For as long as I can remember, I have loved being around elderly people and my close relationship with my grandparents led me to study the obscure field of gerontology. Some people have a difficult time relating to this population. It may be challenging to carry on a conversation with someone who is close in age to the sunken Titanic. The feeling of deja-vu that you have when you listen to a story and losing track of the number of times which you have heard it can be quite draining. And eating a sugarless, flourless, tasteless cookie with your diabetic (insert loved one) isn’t going to soon be a Ben and Jerry’s ice cream flavor. Aging isn’t easy. And we’re all doing that every day.
One of my hopes when I made Aliyah was to find a husband and build a family. With G-d’s help, I have checked off one of those goals and, in a little over three months, will hopefully check off the other.
For good or for bad, I would categorize my personality as somewhat nervous. I’m very often anxious about something. I probably hide it well though and I have come to understand that while it’s certainly not healthy to be a nervous wreck, caution is how our species survived. I try to channel this personality quirk but it isn’t easy. It’s a miracle, then, that I am surviving my first pregnancy. These are just a few of some of my worries: Am I feeling my baby too much? Why is it not moving; is she comatose? Why does she sometimes kick me when I eat a cookie? Is she too big? Too small? Will she be good at math? And will she also be an annoying, obnoxious tween like her dear mother was? Will she be embarrassed of my American-accented Hebrew? Will she read the classic children’s book, “Are You My Mother?” – the one where the little baby bird searches for his mom amongst various animals and wonder if her white skin, auburn haired mom can possibly be her progenitor if she herself is dark and Sfardic? If I pay the dentist enough money, can they install a GPS in her tooth so that I know where she is at all times?
I saw my baby twice, at my 16- and 21-week ultrasounds. My sister-in-law tells me she had nightmares from the images of our cute little 16-week old fetus. While she wasn’t super photogenic, obviously as her mom, I thought she was the most beautiful fetus ever. And while I know that I should just be thankful that she’s, so far, so good, I will give her the option of a nose job. Yes, technology is that good. Or her nose is just huge. Hoping it’s the former.
The second time I saw my baby, I was slightly unnerved. I realized that if I held the picture at a certain angle, it was difficult to discern whether she was a fetus or-an old woman. The pinched face, large nose, bulging (although fused-shut) eyes, wrinkled profile against a black and white background seemed to too much resemble a pictorial advertisement for a hospice facility. If there are such things. I hope there aren’t. I know she’ll come out cute. But still, why did it look like there was an elderly lady inside of me?
It was then that I realized that getting old is a lot like being born. Aging is accompanied by numerous changes, both bodily and cognitively. According to the websites, my baby is going through such changes too. Elderly people may experience hearing loss and eyesight issues. My baby’s hearing and eyesight are both immature. Many elderly people, and my baby, are toothless. A lot of elderly people need walking support, have trouble speaking, and suffer from incontinence issues. No matter how many Baby Einstein videos you play to your belly, the little one will not come out an ambulatory, orator, potty-trained prodigy.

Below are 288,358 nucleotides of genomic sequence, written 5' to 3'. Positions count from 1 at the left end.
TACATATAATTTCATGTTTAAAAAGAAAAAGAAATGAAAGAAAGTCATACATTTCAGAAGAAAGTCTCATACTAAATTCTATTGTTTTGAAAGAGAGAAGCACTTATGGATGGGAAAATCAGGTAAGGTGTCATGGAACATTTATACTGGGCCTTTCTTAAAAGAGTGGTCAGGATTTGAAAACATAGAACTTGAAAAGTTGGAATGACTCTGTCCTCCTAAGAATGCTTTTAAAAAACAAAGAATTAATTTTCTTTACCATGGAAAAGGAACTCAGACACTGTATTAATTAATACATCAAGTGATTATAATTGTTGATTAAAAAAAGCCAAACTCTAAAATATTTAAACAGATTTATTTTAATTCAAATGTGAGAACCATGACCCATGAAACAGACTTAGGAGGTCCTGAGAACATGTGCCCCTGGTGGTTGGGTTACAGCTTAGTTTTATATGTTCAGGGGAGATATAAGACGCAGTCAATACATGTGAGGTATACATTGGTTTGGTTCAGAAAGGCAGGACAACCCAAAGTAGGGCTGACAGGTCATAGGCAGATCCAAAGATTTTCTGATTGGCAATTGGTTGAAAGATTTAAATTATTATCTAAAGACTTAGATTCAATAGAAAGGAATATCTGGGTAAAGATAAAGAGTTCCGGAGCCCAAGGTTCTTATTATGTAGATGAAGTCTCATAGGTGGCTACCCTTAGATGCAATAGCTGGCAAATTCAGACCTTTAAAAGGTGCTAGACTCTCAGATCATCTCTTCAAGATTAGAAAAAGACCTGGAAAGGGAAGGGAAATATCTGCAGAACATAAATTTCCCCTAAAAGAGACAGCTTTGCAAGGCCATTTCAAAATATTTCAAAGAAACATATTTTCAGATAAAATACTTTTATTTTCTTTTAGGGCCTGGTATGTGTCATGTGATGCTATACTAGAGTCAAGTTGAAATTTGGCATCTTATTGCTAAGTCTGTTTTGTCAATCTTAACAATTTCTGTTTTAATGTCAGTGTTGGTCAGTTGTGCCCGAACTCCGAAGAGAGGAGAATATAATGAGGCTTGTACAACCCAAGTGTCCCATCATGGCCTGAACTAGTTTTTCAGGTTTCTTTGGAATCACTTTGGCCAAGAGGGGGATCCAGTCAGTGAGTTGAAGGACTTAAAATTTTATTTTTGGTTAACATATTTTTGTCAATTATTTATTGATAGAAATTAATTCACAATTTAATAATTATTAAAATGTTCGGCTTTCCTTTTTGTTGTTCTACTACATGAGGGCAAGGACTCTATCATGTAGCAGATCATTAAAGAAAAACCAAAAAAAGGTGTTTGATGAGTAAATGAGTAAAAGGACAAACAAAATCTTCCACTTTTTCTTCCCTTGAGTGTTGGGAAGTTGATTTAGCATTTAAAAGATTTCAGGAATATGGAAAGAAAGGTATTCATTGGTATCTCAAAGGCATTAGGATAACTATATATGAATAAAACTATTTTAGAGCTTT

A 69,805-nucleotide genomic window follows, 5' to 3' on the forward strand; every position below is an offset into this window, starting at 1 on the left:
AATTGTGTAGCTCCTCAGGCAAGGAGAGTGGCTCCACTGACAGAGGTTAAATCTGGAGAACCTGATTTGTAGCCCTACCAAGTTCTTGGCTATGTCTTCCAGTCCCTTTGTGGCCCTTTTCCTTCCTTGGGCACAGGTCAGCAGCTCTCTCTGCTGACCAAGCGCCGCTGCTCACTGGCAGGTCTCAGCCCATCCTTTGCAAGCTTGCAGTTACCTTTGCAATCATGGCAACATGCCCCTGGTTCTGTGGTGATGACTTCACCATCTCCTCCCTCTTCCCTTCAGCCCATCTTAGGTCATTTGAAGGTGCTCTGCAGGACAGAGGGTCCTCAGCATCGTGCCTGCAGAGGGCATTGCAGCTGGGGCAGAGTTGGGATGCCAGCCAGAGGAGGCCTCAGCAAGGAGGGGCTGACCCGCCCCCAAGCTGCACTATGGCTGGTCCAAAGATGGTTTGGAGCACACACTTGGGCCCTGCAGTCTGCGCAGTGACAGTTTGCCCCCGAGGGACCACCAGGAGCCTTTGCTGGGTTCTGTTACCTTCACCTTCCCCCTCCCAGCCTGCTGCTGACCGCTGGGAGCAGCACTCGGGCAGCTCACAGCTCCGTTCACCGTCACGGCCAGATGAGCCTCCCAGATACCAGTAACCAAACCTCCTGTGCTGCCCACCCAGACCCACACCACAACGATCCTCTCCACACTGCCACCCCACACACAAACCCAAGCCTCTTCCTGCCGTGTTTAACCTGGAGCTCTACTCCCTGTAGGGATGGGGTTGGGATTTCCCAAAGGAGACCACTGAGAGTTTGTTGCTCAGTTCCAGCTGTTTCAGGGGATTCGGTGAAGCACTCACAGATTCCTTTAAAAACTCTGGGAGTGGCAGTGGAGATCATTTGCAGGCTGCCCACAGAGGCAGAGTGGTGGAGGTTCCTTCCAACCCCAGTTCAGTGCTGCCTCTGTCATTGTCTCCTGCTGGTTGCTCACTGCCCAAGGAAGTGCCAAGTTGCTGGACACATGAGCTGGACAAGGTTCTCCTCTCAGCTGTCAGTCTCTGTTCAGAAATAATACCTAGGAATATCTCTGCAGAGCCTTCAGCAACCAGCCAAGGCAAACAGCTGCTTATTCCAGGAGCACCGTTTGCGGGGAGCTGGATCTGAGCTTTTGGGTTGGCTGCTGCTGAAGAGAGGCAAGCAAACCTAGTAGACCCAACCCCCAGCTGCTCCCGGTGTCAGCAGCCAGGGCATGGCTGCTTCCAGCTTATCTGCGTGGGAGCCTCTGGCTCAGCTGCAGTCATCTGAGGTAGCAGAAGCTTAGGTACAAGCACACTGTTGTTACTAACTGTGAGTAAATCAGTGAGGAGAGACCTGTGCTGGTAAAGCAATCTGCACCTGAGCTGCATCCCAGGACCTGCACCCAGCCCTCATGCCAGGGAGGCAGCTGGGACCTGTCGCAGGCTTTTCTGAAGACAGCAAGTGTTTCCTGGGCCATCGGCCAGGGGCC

I’ve heard people say that old people depress them. Maybe it’s not necessarily the people themselves but rather their conditions. Aging starts with a grey hair. And then another. And then the wrinkles that few anti-aging creams can seem to fight. And then the colonoscopy, followed by the annoying reminders from the AARP that you’ve got a birthday coming up. And being asked by the well intentioned, tactless teenage clerk at your local Kohl’s if you have a senior discount even though you’re not even 50. I’m only 26 so I can’t claim any of this is as absolute truth. But I would imagine it’s not far from it.
We may look at elderly people and see wrinkled, hunched, and schleppy sacks of bones, so close to death that it’s not even funny to joke about it anymore. We gaze with pity upon an old lady whose life has already been lived, whose beauty has long been robbed from her, whose every step must be carefully watched, who may need a lifetime supply of Depends and vow that we will somehow avoid all that. And the fear of the unknown, what lies ahead-well religion can perhaps stave off those anxieties.
It may be hard to love an elderly person simply because it may mean confronting our own mortality and life’s purpose.
But why is it that we are mesmerized by toothless, hairless, speechless, somewhat seeing and hearing impaired babies whose futures are also unknown, but the other end of the spectrum, which is called “old age” and yet so eerily resembles our starting points, makes us queasy? Why is it so much easier to hug a tiny infant who may or may not be capable of loving us back but difficult to sit shoulder-to shoulder with an elderly individual who has, most likely, loved so much?
When I am long gone, and my baby is old, I hope that someone will love her as much as I do, even if her nose is big and she’s super un-photogenic (like her mom). I hope they’ll see that there are more similarities than differences between the transition from womb to life and from life to death. And I hope that they’ll be humbled by that realization. And I hope that that realization will lead to more understanding towards the elderly and old age.